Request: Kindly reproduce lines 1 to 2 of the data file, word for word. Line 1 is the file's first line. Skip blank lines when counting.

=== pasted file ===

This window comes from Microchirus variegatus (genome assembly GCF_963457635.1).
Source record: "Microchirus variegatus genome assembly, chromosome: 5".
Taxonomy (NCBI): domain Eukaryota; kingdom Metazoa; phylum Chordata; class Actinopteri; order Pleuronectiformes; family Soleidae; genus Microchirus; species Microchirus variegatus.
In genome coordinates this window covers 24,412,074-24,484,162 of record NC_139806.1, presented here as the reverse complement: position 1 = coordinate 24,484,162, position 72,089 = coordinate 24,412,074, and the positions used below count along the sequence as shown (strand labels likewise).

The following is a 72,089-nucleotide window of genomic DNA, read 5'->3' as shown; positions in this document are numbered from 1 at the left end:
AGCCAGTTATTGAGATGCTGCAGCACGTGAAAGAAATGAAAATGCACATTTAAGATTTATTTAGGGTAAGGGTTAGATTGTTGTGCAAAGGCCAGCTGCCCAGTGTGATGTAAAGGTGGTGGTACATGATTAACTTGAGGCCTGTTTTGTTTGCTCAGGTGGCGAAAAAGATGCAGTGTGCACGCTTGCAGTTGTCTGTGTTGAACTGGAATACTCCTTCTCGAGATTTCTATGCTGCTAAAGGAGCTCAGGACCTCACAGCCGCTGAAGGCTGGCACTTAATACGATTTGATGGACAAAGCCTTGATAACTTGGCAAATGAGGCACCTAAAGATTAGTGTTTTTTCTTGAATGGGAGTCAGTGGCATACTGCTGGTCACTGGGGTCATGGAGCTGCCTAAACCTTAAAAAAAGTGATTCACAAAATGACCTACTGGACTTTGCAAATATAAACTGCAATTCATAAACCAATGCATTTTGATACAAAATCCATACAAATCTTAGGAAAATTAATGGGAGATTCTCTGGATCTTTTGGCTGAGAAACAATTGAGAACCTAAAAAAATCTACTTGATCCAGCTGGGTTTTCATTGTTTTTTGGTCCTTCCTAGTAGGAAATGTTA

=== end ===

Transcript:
This window comes from Microchirus variegatus (genome assembly GCF_963457635.1).
Source record: "Microchirus variegatus genome assembly, chromosome: 5".